Family Tree DNA and GedMatch Dustup

crystal ball

The Crystal Ball by John William Waterhouse

It’s really unfortunate that a “conversation” that should have been private has gone public, but it has and there is no closing the barn door after the cow has left.

Genetic genealogy, and genealogy, is a highly emotional topic. Many of us feel very strongly, myself included.  After all, it’s our ancestors, flesh and blood we’re talking about.

I know that many people look to my blog for direction and commentary on these matters, so I feel obligated to say something.

For those who are not aware, in the past few days, GedMatch has stopped accepting Family Tree DNA autosomal data file uploads.  Circumstances and timing of events beyond that are murky at best and involve a bit of a “he said – she said” type of situation.  So, I’m not going to fuel any flames by reposting anything because I can’t verify the timing or order since I was not online when it occurred.  If you are a GedMatch user, you can see their announcement and commentary, which is what sparked the public portion of this issue, after signing on to your account and you can see Family Tree DNA’s responses and commentary to GedMatch’s posting on their Facebook page.

In summary, Family Tree DNA became aware of a potential security issue relative to their customer information at GedMatch and reached out to GedMatch to resolve the issue.  From that point forward, what actually happened is unclear, is only known to the “people in the room” at the time and judging from the outcome, may well involve some confusion or misinterpretation.  In any event, the resolution did not occur and GedMatch posted that they were no longer accepting uploads from Family Tree DNA.  (For the record, I am not one of the “people in the room,” so I, like you, don’t know.)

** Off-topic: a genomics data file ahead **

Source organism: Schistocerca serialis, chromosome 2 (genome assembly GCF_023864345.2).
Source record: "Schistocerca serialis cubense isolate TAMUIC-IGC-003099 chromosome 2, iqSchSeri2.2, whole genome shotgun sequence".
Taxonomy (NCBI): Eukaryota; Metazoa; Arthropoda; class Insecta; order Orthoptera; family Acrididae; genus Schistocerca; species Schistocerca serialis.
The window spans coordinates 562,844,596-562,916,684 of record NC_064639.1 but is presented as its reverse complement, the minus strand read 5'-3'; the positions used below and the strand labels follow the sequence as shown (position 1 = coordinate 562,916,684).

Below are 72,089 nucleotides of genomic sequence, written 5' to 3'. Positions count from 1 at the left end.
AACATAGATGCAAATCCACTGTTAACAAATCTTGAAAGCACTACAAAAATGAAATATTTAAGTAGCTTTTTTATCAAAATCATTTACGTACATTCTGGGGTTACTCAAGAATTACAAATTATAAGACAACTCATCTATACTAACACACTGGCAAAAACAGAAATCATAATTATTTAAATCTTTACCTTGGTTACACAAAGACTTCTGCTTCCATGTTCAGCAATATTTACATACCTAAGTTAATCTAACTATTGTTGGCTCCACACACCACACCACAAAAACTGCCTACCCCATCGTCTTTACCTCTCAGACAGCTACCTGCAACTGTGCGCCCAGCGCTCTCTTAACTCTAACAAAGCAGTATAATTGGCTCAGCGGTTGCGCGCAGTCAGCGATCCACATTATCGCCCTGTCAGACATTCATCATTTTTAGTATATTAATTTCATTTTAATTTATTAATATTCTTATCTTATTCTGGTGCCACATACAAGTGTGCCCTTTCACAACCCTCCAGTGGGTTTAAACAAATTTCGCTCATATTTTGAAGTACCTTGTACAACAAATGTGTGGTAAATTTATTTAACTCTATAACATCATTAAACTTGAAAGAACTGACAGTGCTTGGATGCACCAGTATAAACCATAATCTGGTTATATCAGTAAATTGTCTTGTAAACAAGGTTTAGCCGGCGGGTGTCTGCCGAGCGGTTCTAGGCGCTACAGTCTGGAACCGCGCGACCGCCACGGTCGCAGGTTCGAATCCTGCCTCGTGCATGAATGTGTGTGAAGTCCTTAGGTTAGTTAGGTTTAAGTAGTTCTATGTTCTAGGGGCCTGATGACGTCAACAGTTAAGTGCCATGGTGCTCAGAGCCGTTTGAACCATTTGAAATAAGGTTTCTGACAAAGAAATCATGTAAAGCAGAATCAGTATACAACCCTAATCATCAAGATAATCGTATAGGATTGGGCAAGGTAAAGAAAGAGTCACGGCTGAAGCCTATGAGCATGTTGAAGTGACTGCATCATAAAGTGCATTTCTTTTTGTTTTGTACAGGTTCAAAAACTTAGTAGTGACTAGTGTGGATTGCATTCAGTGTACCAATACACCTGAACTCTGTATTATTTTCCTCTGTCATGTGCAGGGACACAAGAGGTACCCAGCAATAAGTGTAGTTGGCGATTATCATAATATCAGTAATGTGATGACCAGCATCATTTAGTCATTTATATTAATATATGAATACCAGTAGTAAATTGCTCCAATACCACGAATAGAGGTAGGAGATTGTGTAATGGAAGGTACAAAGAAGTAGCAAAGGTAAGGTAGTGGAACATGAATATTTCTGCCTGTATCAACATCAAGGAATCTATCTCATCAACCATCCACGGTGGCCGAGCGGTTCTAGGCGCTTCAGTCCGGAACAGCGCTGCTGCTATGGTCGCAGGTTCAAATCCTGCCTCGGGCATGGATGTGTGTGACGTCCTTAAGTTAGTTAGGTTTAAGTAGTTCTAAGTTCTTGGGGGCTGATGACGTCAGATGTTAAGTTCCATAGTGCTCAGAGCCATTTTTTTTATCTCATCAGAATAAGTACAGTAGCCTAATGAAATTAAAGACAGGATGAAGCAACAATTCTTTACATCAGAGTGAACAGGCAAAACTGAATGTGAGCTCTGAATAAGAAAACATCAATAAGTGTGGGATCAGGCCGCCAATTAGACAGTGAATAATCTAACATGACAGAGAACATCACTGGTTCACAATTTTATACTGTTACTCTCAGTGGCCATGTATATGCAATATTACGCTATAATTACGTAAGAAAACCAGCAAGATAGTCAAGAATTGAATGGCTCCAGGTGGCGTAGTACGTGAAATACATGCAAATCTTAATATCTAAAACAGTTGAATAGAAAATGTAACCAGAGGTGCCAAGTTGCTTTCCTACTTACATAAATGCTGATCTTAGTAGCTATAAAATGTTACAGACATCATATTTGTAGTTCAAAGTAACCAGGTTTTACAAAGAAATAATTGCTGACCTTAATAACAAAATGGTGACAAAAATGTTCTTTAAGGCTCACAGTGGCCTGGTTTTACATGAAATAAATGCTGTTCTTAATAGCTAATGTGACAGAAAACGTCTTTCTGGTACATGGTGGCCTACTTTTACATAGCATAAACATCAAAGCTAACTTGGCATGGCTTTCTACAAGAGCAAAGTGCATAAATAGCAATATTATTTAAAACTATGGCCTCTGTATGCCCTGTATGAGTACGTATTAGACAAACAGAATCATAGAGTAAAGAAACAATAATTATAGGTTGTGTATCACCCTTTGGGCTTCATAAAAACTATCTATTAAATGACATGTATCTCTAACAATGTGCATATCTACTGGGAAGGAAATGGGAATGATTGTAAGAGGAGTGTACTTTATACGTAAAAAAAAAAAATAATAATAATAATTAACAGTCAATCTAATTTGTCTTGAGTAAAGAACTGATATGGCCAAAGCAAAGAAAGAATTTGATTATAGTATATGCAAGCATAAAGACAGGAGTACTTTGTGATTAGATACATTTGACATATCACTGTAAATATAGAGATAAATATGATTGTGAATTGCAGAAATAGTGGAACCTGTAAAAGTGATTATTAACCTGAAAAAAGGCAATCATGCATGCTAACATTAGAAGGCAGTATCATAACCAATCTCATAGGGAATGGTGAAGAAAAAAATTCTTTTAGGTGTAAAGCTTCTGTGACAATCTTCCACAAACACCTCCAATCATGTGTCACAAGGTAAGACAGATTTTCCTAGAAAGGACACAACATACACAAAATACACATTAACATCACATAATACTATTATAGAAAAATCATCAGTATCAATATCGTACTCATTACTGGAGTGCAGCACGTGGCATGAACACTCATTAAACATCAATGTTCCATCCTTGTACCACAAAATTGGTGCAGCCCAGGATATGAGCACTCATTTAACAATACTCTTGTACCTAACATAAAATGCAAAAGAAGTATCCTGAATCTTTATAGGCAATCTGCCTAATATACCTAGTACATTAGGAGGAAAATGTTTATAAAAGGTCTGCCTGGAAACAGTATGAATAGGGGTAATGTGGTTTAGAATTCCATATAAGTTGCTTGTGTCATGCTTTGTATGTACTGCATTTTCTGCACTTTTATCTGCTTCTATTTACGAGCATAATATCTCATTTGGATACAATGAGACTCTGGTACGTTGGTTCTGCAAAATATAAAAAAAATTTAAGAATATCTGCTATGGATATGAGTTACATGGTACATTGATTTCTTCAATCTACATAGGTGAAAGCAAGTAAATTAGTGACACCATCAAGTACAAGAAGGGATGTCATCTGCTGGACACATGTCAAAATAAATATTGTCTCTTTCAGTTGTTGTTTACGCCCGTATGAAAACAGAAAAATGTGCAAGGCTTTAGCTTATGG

Unfortunately, this announcement fueled rampant speculation and outrage online and does nothing to resolve the potential problem for people whose kits are already being utilized on GedMatch.

So, here’s what I can and can’t tell you, and why.

What I can tell you:

This is not an issue with an individual having or sharing their DNA files.  You can still download your autosomal DNA files from Family Tree DNA.  This is not about paternalism or someone telling you what you should or shouldn’t do.  This is not about the DNA itself.  This is about security and privacy.  Period.

What I can’t tell you:

Having worked in a technology industry for years, I cannot responsibly tell you “the problem,” at least not until it’s resolved, or why it’s a potential problem, because it would then become open season for people to attempt to exploit the potential problem. And yes, they would try, in a heartbeat – just because.  This is why neither GedMatch nor Family Tree DNA have elaborated on this part of the issue.  They are being responsible, but unfortunately, their intentional and responsible ambiguity is feeding rather wild speculation in the larger community – and none of it positive.

No Crystal Ball

No one has a crystal ball. What is perfectly fine one day may not be the next due to changes beyond any one individual or firm’s control.  What is completely secure under one circumstance may not be when you add another vendor or service into the mix.  It happens continually in our high-tech world and it’s not intentional or due to negligence on anyone’s part.  Sometimes issues or potential issues don’t become evident immediately.  When they do, it’s incumbent upon the involved parties to resolve the problem or potential problem.  Where there is more than one party involved, it makes the situation inherently more difficult and calls for cooperation, which is where we are today.

What To Do

The good thing about social media is that it makes communications immediate. The bad thing about social media is that it’s very easy for misinformation and speculation to run like wildfire and to quickly take on the context of fact, fuel everyone’s emotions, and for a mob mentality to take over.  Don’t believe me?  Just look at the political rhetoric and associated “spin” this year, regardless of your position.